New Brunswick

Locals gather to celebrate the return of Gagetown ferry

The Gagetown ferry is back in service after more than 4 years.

The ferry was removed by previous government in 2016

The Gagetown ferry makes one of its first crossings Sunday morning. (Gary Moore/CBC)

Locals gathered in Gagetown, N.B., before 8 a.m. Sunday to celebrate the long-awaited return of the ferry that connects the village to Jemseg.

People showed up with balloons and party favours and held a ribbon cutting.

It's the moment people like Carolyn White have been fighting for since the ferry was removed by the Brian Gallant government in 2016.

"Incredibly rewarding," White said Sunday morning as she looked at the ferry in the water.

White was part of a committee that formed four years ago to save the ferry and has been advocating for its return since.

About 50 people showed up at the Gagetown side of the ferry Sunday morning. (Gary Moore/CBC)

"Seeing this back again is wonderful," she said.

The cable ferry can take 15 cars and operates on a load-and-go basis. 

It only takes four minutes to make the crossing while the drive is closer to a half hour.

Hugh Harmon is a poultry and beef farmer in the area. His business operates on both sides of the St. John River. 

He said his operations changed drastically when the ferry was removed in 2016.

"It just became a much bigger deal to do anything over there [Jemseg] and more expensive," Harmon said.

He said he would make the drive to Jemseg from Gagetown each day and that would add close to two hours of commuting, especially when driving heavy machinery.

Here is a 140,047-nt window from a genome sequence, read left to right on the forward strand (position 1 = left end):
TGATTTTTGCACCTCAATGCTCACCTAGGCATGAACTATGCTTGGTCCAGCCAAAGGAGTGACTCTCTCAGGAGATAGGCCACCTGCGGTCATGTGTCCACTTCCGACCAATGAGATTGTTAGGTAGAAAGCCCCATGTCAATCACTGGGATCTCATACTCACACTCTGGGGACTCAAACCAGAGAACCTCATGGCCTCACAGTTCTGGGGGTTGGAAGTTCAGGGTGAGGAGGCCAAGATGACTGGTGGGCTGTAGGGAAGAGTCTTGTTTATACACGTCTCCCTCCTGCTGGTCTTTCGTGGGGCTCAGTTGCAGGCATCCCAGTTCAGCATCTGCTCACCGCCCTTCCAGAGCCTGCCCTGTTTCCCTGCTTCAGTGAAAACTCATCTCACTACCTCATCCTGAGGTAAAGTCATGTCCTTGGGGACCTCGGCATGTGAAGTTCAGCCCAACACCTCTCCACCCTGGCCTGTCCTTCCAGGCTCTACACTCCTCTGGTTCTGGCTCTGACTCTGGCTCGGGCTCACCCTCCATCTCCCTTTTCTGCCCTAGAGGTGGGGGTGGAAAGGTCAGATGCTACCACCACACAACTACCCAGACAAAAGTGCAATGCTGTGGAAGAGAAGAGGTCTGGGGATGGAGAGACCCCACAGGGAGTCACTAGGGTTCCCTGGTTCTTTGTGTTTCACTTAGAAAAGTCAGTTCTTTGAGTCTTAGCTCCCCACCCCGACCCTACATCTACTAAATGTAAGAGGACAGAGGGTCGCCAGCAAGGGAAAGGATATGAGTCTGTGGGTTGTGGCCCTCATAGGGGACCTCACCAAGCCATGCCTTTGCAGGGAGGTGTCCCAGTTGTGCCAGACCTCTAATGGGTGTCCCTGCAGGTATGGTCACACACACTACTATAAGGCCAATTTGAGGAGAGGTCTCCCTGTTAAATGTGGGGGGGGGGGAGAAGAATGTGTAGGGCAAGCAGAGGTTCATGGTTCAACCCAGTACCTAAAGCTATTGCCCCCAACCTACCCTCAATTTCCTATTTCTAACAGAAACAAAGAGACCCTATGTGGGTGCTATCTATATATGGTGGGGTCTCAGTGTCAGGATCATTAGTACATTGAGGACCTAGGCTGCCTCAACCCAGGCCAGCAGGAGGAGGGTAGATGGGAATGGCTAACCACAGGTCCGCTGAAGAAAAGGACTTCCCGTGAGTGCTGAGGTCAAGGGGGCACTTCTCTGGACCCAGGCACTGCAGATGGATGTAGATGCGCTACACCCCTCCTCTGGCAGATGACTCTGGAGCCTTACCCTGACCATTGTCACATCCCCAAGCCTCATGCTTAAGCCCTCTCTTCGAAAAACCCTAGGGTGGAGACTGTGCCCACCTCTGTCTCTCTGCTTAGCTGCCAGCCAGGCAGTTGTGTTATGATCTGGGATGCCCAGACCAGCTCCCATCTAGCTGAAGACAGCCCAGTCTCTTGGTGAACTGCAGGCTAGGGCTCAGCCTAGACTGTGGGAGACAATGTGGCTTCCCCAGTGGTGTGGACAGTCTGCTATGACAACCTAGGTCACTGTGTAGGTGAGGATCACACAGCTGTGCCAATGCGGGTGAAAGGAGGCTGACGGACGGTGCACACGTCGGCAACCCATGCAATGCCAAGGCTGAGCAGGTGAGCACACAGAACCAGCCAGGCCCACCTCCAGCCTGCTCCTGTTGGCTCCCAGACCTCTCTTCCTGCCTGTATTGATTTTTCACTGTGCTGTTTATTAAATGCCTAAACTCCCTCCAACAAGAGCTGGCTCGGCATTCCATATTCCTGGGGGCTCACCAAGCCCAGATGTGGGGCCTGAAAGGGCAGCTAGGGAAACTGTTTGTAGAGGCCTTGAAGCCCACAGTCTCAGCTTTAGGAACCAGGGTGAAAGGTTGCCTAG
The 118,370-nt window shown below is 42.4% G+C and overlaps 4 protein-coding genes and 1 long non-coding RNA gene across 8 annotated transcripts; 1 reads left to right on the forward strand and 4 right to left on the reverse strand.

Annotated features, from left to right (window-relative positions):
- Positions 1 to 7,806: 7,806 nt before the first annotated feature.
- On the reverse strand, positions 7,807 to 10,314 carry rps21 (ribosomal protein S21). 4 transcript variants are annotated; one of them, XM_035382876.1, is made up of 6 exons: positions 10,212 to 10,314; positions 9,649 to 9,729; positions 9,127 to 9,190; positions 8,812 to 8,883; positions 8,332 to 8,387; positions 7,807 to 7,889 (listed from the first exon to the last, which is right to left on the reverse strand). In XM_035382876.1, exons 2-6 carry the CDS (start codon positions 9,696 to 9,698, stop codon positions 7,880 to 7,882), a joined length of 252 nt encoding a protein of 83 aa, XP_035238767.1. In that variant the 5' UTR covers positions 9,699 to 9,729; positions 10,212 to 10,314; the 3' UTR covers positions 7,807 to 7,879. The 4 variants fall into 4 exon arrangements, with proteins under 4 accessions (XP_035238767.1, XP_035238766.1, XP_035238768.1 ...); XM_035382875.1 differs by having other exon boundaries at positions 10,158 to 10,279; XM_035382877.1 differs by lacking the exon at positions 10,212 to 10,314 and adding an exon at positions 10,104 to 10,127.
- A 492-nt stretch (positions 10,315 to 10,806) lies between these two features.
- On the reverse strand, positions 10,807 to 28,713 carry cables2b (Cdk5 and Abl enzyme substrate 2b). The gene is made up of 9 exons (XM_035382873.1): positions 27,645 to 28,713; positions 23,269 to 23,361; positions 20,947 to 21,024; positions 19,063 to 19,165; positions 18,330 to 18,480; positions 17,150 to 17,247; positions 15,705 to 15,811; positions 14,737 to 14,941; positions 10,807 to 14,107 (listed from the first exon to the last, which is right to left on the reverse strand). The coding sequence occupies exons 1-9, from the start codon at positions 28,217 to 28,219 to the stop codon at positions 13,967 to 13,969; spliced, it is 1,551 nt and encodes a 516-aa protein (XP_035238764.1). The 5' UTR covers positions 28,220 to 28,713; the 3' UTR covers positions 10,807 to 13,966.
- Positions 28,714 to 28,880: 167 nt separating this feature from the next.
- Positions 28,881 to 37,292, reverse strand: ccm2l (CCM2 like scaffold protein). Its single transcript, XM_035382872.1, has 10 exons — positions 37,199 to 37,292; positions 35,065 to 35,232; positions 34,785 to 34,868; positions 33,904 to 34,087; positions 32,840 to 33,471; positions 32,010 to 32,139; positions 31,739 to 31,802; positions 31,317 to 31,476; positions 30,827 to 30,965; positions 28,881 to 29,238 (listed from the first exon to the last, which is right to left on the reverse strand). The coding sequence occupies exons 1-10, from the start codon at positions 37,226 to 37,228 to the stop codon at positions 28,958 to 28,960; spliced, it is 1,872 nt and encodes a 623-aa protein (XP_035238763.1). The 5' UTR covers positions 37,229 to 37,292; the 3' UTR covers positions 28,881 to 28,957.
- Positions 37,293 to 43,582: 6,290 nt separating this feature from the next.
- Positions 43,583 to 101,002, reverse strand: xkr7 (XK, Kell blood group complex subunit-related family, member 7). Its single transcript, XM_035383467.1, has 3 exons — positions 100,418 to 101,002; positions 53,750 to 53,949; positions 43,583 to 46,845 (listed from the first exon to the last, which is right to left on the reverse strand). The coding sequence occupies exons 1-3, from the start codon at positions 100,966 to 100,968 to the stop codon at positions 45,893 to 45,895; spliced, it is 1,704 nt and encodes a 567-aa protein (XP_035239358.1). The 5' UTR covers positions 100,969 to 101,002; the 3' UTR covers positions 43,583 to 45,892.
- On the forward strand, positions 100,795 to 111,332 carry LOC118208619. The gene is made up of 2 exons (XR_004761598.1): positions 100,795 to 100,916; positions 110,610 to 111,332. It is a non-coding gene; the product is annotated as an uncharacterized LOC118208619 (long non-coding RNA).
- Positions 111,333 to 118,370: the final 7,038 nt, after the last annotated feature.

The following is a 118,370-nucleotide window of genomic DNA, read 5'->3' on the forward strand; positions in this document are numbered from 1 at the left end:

The ferry in Gagetown wouldn't start Sunday morning, stalling the celebrations in the area. (Gary Moore/CBC)

Harmon said the ferry will save him time and money. He will have quick access to check on his herd of cattle on the Jemseg side. 

Andrew MacInnis lives on the Jemseg side and said the two communities have been separated since the ferry was removed. 

There have been concerns for tourism and other businesses in the area, but MacInnis said it's also been hard on residents.

"Their lives have been disrupted because this link — it's been here for the better part of a hundred years — was broken," MacInnis said Sunday morning shortly after making his first crossing on the ferry.

MacInnis said it's a victory for the community to have the link back, but he expects it's going to take people some time to get used to having a ferry again.

Myra Boyd was the first person in line to board the ferry for its first run. She and her sister live on opposite sides of the St. John River. (Gary Moore/CBC)

"I think by fall we'll see old patterns return, but it's not going to happen overnight."

Myra Boyd was the first person in line to cross the river Sunday morning. She was headed over to visit her sister on the Jemseg side.

"I was very anxious to have it back, of course, because I think it's been well-needed, and it's too bad that we lost it in the beginning — but those things happen." 

Boyd and the people who showed up early Sunday morning had to wait a couple of hours longer than expected.

The boat didn't start first thing in the morning and crews had to wait for a generator.

It put a small damper on the celebrations. Many people who showed up hoping to catch the first crossing left before the boat was repaired. 

White wasn't concerned about the glitch. "Seeing the boat in the water is just wonderful in itself." she said.

The ferry was up and running by 10 a.m. and will run seven days a week until fall.

About the Author

Gary Moore

CBC News

Gary Moore is a video journalist based in Fredericton.

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